Saying this, Andrew went into the closet leading to his secret stairway--secret no longer, since Julia had ascended by that way--and soon came down from his library with a paper in his hand.

"When you, my noble-hearted niece, proposed to make any sacrifice to marry this studious, honest, true-hearted German gentleman, who is worthy of you, if any man can be, I thought best to be ready for any emergency, and so I went the next day and procured the license, the clerk promising to keep my secret. A marriage-license is good for thirty days. You will see, Mr. Williams, that this has not quite expired."

The minister looked at it and then said, "I depend on your judgment, Mr. Anderson. There seems to be something peculiar about the circumstances of this marriage."

"Very peculiar," said Andrew.

"You give me your word, then, that it is a marriage I ought to solemnize?"

"The lady is my niece," said Andrew. "The marriage, taking place in this castle, will shed more glory upon it than its whole history beside; and you, sir, have never performed a marriage ceremony in a case where the marriage was so excellent as this."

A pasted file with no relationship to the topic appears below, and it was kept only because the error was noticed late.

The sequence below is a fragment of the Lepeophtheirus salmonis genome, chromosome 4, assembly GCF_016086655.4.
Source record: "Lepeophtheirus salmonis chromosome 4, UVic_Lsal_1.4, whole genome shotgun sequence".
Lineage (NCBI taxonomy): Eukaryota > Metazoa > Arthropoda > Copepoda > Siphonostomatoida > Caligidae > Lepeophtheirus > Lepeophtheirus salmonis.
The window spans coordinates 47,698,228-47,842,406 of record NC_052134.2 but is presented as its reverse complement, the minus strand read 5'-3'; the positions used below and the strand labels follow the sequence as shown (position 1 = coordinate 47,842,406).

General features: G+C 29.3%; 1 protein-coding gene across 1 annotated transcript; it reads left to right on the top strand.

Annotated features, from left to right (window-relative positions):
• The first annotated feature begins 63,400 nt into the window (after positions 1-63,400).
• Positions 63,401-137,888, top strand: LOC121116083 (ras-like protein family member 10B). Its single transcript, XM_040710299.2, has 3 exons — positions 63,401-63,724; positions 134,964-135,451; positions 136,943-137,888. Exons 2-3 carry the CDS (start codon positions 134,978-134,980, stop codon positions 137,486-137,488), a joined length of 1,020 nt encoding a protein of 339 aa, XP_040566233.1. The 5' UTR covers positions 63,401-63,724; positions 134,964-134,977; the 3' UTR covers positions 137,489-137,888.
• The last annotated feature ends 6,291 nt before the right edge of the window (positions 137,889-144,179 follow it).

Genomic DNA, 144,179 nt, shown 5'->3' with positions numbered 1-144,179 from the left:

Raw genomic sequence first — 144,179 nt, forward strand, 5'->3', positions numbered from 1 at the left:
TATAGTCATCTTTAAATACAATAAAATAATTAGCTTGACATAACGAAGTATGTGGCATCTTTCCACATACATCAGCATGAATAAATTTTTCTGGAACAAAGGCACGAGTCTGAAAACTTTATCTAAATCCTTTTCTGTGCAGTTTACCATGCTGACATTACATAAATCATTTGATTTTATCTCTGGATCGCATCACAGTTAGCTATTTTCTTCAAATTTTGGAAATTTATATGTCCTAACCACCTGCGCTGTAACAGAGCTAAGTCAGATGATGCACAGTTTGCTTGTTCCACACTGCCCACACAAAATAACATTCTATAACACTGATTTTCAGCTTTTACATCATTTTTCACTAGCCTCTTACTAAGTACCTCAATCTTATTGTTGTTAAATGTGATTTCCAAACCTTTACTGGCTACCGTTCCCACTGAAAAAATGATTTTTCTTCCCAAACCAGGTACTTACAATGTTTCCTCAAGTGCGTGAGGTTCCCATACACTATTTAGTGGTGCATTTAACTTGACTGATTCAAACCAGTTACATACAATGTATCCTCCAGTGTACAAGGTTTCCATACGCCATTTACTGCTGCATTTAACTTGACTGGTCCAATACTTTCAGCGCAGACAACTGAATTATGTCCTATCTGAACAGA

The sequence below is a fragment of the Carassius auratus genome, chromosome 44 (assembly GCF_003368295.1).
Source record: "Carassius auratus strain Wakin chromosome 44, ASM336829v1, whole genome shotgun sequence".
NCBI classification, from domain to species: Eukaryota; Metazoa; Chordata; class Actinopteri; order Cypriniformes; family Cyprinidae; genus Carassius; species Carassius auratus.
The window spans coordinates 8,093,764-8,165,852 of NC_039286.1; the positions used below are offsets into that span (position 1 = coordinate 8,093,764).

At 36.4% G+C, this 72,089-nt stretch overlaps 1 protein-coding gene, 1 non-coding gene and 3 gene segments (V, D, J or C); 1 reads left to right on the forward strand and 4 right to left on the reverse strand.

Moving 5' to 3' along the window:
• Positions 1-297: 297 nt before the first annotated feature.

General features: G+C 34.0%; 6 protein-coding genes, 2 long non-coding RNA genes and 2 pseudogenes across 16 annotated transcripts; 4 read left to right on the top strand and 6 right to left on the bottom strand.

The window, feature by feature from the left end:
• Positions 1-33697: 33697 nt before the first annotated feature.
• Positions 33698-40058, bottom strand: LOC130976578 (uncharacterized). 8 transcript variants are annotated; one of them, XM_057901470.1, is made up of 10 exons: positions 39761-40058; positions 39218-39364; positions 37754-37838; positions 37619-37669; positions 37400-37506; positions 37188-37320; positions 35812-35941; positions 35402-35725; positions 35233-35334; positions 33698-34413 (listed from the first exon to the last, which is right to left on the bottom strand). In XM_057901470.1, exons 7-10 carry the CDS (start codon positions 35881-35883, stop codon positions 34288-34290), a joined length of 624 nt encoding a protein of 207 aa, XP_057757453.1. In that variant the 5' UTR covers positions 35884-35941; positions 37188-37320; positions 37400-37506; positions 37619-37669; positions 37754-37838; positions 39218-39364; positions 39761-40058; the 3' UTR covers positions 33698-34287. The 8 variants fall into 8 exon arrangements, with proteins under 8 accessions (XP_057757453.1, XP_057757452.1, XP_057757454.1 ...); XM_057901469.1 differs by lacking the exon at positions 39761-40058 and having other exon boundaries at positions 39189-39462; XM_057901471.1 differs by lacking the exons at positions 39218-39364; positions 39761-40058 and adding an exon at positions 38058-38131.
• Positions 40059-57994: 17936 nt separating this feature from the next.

"Except the last one," put in Jonas.

I suppose Mr. Williams made the proper reductions for Andrew's enthusiasm. But he was satisfied, and perhaps he was rather inclined to be satisfied, for gentle-hearted old men are quite susceptible to a romantic situation.

When he asked August if he would live with this woman in holy matrimony "so long as ye both shall live," August, thinking the two hours of time left to him too short for the earnestness of his vows, looked the old minister in the eyes, and said solemnly: "For ever and ever!"

"No, my son," said the old man, smiling and almost weeping, "that is not the right answer. I like your whole-hearted love. But it is far easier to say 'for ever and ever,' standing as you think you do now on the brink of eternity, than to say 'till death do us part,' looking down a long and weary road of toil and sickness and poverty and change and little vexations. You do not only take this woman, young and blooming, but old and sick and withered and wearied, perhaps. Do you take her for any lot?"